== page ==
Questions that haunt: did people of Jesus’ time even expect the stories they were telling to be taken literally? Would they be shocked to learn that 2,000 years later we are interpreting them that way?
They told lots of stories then about people who were sons of god, and born of virgins, and resurrected — these were themes that came up regularly. It doesn’t seem to me (or to most scholars since David Friedrich Strauss, I think), that first century folks approached storytelling with the idea that their stories were literally accurate (they instead were symbolically True).
What if when we try to interpret the virgin birth or the resurrection as historically true (rather than symbolically True) we’re just completely misunderstanding the original intent of these stories? What if people in antiquity were way more sophisticated than we are, and they would think we were impossibly thick to be interpreting their beautiful stories this way?
To give a modern example, what if I had a southern friend who said “She’s so crazy about her man, it’s like he hung the moon.” And I said, “Oh, I don’t think his ladder would reach that high.” Imagine the reaction I would get….
Great comments, as always. This week, there wasn’t really one thread that dominated, but lots of smaller threads, chasing down various ideas. I’ll probably touch on lots of them with my more narrative response:
I am once again teaching Introduction to the New Testament at a state university here in Minnesota. It’s a great time — I am really growing to love teaching undergrads. Last night was our last class before the midterm. We’ve studied the religious, cultural, literary, and political context of first century Palestine, and we’ve spent a week each on the four Gospels. Last night, the topic was “The Historical Jesus.”
I taught about when the quest for the historical Jesus began (early 19th century), about the book that was supposed to end the quest (Quest for the Historical Jesus by Albert Schweitzer), about the the quest continued through the mid-20th century (Rudolph Bultmann) and into the late-20th century (the Jesus Seminar). Then I attempted to show how completely futile is the quest for the historical Jesus, by showing these three artifacts:
1) The scene of the Cleansing of the Temple in Jesus Christ Superstar.
2) The 60 Minutes interview from last week with Bill O’Reilly, in which he claims that Jesus was crucified not because he claimed to be God — lots of people claimed that, O’Reilly said — but because Jesus cleansed the Temple of moneychangers. In O’Reilly’s universe, Jesus was standing up for the “folks” by interrupting the money flow caused by overtaxation.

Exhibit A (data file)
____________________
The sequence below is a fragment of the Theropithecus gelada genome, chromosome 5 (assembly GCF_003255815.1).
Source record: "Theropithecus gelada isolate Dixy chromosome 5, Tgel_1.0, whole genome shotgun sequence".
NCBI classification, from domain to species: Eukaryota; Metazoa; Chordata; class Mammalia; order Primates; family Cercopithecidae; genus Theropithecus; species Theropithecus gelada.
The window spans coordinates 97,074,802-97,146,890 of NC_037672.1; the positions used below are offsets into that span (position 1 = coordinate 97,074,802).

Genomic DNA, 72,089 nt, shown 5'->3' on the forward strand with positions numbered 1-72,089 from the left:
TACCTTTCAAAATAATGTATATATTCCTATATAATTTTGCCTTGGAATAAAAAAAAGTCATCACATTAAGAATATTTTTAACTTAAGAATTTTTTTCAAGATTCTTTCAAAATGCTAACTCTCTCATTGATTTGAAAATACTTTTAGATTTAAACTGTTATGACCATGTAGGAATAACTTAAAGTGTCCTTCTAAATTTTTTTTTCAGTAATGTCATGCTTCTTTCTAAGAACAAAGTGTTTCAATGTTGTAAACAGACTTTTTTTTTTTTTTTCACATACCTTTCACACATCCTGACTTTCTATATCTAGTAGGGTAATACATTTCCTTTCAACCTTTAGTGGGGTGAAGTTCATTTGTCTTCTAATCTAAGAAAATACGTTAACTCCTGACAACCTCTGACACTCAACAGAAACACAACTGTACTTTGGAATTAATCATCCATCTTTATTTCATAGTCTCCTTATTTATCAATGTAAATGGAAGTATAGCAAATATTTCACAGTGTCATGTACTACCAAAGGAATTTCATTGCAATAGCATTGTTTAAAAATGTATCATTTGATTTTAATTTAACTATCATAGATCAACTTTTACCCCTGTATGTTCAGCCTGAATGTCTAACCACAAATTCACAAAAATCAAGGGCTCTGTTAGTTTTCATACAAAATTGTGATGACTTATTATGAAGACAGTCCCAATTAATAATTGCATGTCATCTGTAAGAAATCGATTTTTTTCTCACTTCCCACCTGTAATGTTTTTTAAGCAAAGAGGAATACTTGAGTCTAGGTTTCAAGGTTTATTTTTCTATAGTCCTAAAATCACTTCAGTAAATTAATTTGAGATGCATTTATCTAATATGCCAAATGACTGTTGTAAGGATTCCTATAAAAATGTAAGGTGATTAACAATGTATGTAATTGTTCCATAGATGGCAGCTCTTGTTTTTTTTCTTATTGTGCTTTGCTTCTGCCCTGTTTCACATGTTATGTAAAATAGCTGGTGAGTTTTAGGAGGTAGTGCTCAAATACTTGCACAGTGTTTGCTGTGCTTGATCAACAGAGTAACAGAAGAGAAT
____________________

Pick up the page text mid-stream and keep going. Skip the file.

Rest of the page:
“It was for this flagrantly revolutionary act that Jesus had to be crucified by the herding culture’s power elite.”
Then, of course, I read them the passage about the cleansing of the Temple from Matthew. It’s two verses long:
Then Jesus entered the temple and drove out all who were selling and buying in the temple, and he overturned the tables of the money-changers and the seats of those who sold doves. He said to them, ‘It is written,
“My house shall be called a house of prayer”;
but you are making it a den of robbers.’
I don’t see much there that can be used to claim that it was either an act of animal liberation or a protest against taxation. But that’s not going to stop 21st century Christians from reading all sorts of intent into Jesus’ actions.
Another thing that O’Reilly said repeatedly on 60 Minutes, and something that’s sure to lose him some viewers, is that he doesn’t take the Bible literally. For example, he says that Jesus did not say, “Father forgive them, for they know not what they do,” from the cross, because it would have been impossible for someone who was suffocating to say such a long sentence. (O’Reilly, it seems, is subject to another kind of literalism, just not biblical literalism.) I would have thought that such a statement would be anathema for a Fox News bloviator, but it seems that O’Reilly is so huge that he can even question the canon of evangelical belief about inerrancy.
It seems to me that at the current moment, we are wrestling with just what the Bible means in the postmodern era. When I read Marcus Borg arguing that Jesus’ resurrection only happens in the believer’s heart or Reza Aslan saying that it’s shocking to discover that Jesus didn’t really grow up in Nazareth or Bart Ehrman revealing that Jesus didn’t think that he was God, I honestly yawn. These debates and revelations, while they still get all sorts of press, are completely uninteresting to me.
I’ve said before that I think that Jesus really rose from the dead. I consider that to be an event that took place in history. But that’s an article of faith to me — it’s something I believe, and I believe it because I think it’s beautiful and revolutionary, and I honestly don’t give a shit if it defies the laws of physics and biology. In fact, I think that the “laws” of physics and biology are a lot more plastic than many people believe.
So, Nina, forgive me for not answering the question in a straightforward manner. The bottom line is that I don’t think that the question, “Do you read the Torah literally?” or “Do you want us to read what you’ve written literally?” would have made any sense to the writers of the New Testament. The bifurcation of literal and metaphorical readings of texts is a modern invention; it just didn’t concern the residents of Palestine and Rome in the first century.
However, I’ll conclude by saying this: We don’t need to be bound in our readings to what they thought 2,000 years ago. Some today disparage the postmodernisms of the late 20th century, but we clearly benefitted from the postmodern hermeneutics of thinkers like Jacques Derrida, JL Austin, and Stanley Fish. With the tools they’ve given us, we can see both the validity and the hilarity of Bill O’Reilly’s exegesis.
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